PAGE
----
BANGKOK (AP) -- World shares were mixed Thursday after Wall Street benchmarks closed at three-month highs as investors cheered a report showing inflation cooled more than expected in July.
U.S. futures edged higher and oil prices also advanced.
The U.S. government said Wednesday that consumer inflation jumped 8.5% in July from a year earlier. But that was down from June's four-decade high of 9.1%.
Germany's DAX edged 0.2% lower, to 13,674.98, while in Paris the CAC 40 added 0.1% to 6,531.38. Britain's FTSE 100 slipped 0.1% to 7,498.34. The futures for the S&P 500 and the Dow Jones Industrial Average were 0.2% higher.
On Wednesday, the S&P 500 surged 2.1% on expectations that slower inflation will mean the Federal Reserve may moderate its interest rates hikes. Technology stocks, cryptocurrencies and other investments that have been among the year's biggest losers due to the Fed's aggressive rate hikes led the way.
The Nasdaq composite, whose many high-growth and expensive-looking stocks have been particularly vulnerable to interest rates, jumped 2.9% while the Dow industrials advanced 1.6%.
Asian markets also took heart. Hong Kong's Hang Seng index added 2.4% on Thursday to 20,082.43, while the Shanghai Composite index gained 1.6%, to 3,281.67. The Kospi in Seoul rose 1.7% to 2,523.78. In Australia, the S&P/ASX 200 climbed 1.6% to 7,071.00. Taiwan's Taiex was up 1.7%.
Tokyo's markets were closed for a holiday.
In Thailand, the SET gave up 0.2% after the country's central bank raised its benchmark interest rate by 0.25 percentage points to 0.75% a day earlier. The Southeast Asian country's economy has been hard hit by the pandemic, which ravaged its all-important tourism sector.
Despite the improved U.S. inflation reading, analysts warned the war on higher prices is not over.
"It's of course great to see the latest inflation print come lower-than-expected, but first, one data point doesn't make a trend, and we had a similar surprise earlier this year, but then inflation spiked to fresh multi-decade highs the following month," Ipek Ozkardeskaya of Swissquote Bank said in a report.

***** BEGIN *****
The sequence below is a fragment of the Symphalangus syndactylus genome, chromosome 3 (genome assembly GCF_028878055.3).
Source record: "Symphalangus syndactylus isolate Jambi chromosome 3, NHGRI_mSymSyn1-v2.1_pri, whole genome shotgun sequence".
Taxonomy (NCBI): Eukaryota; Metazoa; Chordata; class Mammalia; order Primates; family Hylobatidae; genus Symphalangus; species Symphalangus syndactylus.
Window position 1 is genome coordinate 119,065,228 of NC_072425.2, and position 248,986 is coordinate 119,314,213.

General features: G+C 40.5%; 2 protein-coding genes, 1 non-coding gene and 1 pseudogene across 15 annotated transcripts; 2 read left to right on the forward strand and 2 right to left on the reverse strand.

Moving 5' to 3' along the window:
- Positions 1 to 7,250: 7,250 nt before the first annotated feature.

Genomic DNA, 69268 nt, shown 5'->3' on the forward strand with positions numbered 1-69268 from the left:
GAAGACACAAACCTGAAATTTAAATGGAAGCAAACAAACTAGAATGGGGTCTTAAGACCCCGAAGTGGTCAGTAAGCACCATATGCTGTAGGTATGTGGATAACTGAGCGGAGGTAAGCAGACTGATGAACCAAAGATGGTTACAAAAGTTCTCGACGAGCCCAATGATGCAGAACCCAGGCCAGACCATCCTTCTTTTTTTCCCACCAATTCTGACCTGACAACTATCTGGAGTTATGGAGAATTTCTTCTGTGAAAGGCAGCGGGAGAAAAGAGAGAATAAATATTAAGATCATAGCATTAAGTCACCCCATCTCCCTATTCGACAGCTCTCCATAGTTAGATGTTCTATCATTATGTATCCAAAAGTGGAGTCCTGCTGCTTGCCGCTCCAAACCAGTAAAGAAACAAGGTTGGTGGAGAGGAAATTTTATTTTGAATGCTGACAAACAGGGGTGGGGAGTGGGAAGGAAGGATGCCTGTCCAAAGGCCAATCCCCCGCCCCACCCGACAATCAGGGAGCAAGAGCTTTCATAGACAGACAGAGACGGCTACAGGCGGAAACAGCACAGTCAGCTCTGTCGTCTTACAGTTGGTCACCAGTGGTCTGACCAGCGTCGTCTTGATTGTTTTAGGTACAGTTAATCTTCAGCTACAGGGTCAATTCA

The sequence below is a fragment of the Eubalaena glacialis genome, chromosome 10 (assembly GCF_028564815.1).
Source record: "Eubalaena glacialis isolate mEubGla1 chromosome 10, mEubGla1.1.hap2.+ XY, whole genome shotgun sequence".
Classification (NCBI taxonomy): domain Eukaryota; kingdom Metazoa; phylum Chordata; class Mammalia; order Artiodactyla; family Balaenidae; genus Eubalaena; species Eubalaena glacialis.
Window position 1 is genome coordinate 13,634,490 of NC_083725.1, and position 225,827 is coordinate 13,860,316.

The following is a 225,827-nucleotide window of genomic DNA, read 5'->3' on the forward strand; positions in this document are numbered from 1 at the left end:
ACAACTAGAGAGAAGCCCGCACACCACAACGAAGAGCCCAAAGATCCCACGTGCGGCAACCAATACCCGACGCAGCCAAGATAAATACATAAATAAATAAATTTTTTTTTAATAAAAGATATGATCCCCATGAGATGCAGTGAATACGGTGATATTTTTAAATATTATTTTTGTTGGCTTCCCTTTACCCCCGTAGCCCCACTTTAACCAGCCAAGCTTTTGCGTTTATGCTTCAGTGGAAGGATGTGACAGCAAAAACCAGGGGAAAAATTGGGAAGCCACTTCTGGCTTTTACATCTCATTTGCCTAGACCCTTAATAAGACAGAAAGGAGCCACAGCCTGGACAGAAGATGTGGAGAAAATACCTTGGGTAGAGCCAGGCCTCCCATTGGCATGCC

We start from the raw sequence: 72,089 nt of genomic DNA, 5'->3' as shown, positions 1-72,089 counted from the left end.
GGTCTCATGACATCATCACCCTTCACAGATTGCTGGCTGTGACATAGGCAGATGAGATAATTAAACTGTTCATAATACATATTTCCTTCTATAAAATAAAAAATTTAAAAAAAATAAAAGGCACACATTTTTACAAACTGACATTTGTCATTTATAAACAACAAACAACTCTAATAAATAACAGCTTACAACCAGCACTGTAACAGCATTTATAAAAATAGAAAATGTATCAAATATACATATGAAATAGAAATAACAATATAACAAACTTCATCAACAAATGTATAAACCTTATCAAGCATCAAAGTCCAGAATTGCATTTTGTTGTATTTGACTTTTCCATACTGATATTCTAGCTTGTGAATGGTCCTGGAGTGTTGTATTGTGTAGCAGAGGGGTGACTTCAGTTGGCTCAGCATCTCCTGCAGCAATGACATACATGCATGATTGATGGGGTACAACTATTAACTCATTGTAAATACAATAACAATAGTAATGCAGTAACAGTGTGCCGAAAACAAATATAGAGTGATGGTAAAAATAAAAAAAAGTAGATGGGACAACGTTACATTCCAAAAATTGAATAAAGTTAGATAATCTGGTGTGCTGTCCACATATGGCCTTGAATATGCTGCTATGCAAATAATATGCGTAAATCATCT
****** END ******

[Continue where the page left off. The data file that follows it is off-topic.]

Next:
She noted that softer energy prices were the main factor tempering inflation, while prices for food, housing and wages pushed higher.
Gasoline prices paid by American drivers dipped to just under the $4 mark for the first time in more than five months -- good news for consumers who are struggling with high prices for many other essentials.
The AAA auto club said the national average for a gallon of regular was $3.99 on Thursday. The shopping app GasBuddy reported that the national average was already down to $3.98 on Wednesday.
The inflation data encouraged traders to scale back bets for how much the Fed will raise interest rates at its next meeting. Interest rates help set where prices go across financial markets and higher rates tend to pull down prices for everything from stocks to commodities to crypto.
Other reports this week will show how inflation is doing at the wholesale level and whether U.S. households are still ratcheting down their expectations for coming inflation, an influential data point for Fed officials.
Recession worries have built as the highest inflation in 40 years squeezes households and corporations around the world. Wall Street is closely watching to see if the Fed can succeed in hitting the brakes on the economy and cooling inflation without veering into a recession.
The Federal Reserve will get a few more highly anticipated reports before its next announcement on interest rates, on Sept. 21. They could also alter its stance. Those include data on hiring trends across the economy, due Sept. 2, and the next update on consumer inflation, coming on Sept. 13.
In other trading, U.S. benchmark crude oil 19 cents to $92.12 per barrel in electronic trading on the New York Mercantile Exchange. It gained $1.43 to $91.93 on Wednesday.
Brent crude, the basis for international pricing, picked up 15 cents to $97.55.
The U.S. dollar slipped to 132.62 Japanese yen from 132.93 yen late Wednesday. The euro rose to $1.0326 from $1.0300.